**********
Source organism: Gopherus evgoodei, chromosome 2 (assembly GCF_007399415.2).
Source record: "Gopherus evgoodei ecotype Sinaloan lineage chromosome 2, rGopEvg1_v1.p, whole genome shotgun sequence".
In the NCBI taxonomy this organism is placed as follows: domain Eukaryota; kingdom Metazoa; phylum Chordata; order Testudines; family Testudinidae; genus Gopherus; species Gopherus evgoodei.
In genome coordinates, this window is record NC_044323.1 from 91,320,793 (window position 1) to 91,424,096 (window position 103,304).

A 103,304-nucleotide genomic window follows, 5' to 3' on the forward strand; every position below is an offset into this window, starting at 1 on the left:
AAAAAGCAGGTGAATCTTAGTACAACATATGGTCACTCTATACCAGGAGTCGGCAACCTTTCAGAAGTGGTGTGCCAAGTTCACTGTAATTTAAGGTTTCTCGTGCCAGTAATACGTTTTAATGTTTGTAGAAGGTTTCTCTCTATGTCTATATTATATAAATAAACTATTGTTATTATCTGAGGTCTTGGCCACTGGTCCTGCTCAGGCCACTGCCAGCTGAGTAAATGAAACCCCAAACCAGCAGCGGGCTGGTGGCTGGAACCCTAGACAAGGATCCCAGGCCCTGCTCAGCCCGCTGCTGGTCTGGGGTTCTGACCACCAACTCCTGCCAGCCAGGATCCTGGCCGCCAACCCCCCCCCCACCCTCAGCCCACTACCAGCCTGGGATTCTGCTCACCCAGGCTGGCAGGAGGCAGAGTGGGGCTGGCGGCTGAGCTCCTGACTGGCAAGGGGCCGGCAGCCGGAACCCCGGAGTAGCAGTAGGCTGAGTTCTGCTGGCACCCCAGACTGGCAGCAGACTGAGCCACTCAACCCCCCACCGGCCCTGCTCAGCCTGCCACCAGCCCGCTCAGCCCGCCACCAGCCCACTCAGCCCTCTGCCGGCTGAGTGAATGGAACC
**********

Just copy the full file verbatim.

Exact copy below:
Source organism: Gopherus evgoodei, chromosome 2 (assembly GCF_007399415.2).
Source record: "Gopherus evgoodei ecotype Sinaloan lineage chromosome 2, rGopEvg1_v1.p, whole genome shotgun sequence".
In the NCBI taxonomy this organism is placed as follows: domain Eukaryota; kingdom Metazoa; phylum Chordata; order Testudines; family Testudinidae; genus Gopherus; species Gopherus evgoodei.
In genome coordinates, this window is record NC_044323.1 from 91,320,793 (window position 1) to 91,424,096 (window position 103,304).

A 103,304-nucleotide genomic window follows, 5' to 3' on the forward strand; every position below is an offset into this window, starting at 1 on the left:
AAAAAGCAGGTGAATCTTAGTACAACATATGGTCACTCTATACCAGGAGTCGGCAACCTTTCAGAAGTGGTGTGCCAAGTTCACTGTAATTTAAGGTTTCTCGTGCCAGTAATACGTTTTAATGTTTGTAGAAGGTTTCTCTCTATGTCTATATTATATAAATAAACTATTGTTATTATCTGAGGTCTTGGCCACTGGTCCTGCTCAGGCCACTGCCAGCTGAGTAAATGAAACCCCAAACCAGCAGCGGGCTGGTGGCTGGAACCCTAGACAAGGATCCCAGGCCCTGCTCAGCCCGCTGCTGGTCTGGGGTTCTGACCACCAACTCCTGCCAGCCAGGATCCTGGCCGCCAACCCCCCCCCCACCCTCAGCCCACTACCAGCCTGGGATTCTGCTCACCCAGGCTGGCAGGAGGCAGAGTGGGGCTGGCGGCTGAGCTCCTGACTGGCAAGGGGCCGGCAGCCGGAACCCCGGAGTAGCAGTAGGCTGAGTTCTGCTGGCACCCCAGACTGGCAGCAGACTGAGCCACTCAACCCCCCACCGGCCCTGCTCAGCCTGCCACCAGCCCGCTCAGCCCGCCACCAGCCCACTCAGCCCTCTGCCGGCTGAGTGAATGGAACC